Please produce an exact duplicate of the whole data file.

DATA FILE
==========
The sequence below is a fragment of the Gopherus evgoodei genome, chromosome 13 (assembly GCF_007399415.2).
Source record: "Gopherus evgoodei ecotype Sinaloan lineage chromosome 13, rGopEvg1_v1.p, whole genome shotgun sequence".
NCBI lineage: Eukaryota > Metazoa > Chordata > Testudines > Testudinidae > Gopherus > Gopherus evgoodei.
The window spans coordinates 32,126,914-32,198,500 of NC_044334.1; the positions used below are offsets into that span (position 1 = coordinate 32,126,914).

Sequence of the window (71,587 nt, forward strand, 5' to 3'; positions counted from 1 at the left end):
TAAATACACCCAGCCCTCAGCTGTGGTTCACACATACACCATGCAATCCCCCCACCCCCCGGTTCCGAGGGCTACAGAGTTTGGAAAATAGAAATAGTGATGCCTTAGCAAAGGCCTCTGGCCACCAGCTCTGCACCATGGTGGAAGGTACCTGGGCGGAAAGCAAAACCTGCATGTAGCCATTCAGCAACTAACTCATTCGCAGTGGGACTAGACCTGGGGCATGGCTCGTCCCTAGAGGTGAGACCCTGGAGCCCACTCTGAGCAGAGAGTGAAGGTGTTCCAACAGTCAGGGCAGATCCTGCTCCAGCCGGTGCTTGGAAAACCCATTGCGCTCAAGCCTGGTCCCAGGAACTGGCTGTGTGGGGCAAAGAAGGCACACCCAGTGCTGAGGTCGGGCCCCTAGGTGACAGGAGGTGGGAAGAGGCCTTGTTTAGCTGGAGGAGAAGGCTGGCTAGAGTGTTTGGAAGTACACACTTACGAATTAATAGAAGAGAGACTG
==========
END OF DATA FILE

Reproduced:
The sequence below is a fragment of the Gopherus evgoodei genome, chromosome 13 (assembly GCF_007399415.2).
Source record: "Gopherus evgoodei ecotype Sinaloan lineage chromosome 13, rGopEvg1_v1.p, whole genome shotgun sequence".
NCBI lineage: Eukaryota > Metazoa > Chordata > Testudines > Testudinidae > Gopherus > Gopherus evgoodei.
The window spans coordinates 32,126,914-32,198,500 of NC_044334.1; the positions used below are offsets into that span (position 1 = coordinate 32,126,914).

Sequence of the window (71,587 nt, forward strand, 5' to 3'; positions counted from 1 at the left end):
TAAATACACCCAGCCCTCAGCTGTGGTTCACACATACACCATGCAATCCCCCCACCCCCCGGTTCCGAGGGCTACAGAGTTTGGAAAATAGAAATAGTGATGCCTTAGCAAAGGCCTCTGGCCACCAGCTCTGCACCATGGTGGAAGGTACCTGGGCGGAAAGCAAAACCTGCATGTAGCCATTCAGCAACTAACTCATTCGCAGTGGGACTAGACCTGGGGCATGGCTCGTCCCTAGAGGTGAGACCCTGGAGCCCACTCTGAGCAGAGAGTGAAGGTGTTCCAACAGTCAGGGCAGATCCTGCTCCAGCCGGTGCTTGGAAAACCCATTGCGCTCAAGCCTGGTCCCAGGAACTGGCTGTGTGGGGCAAAGAAGGCACACCCAGTGCTGAGGTCGGGCCCCTAGGTGACAGGAGGTGGGAAGAGGCCTTGTTTAGCTGGAGGAGAAGGCTGGCTAGAGTGTTTGGAAGTACACACTTACGAATTAATAGAAGAGAGACTG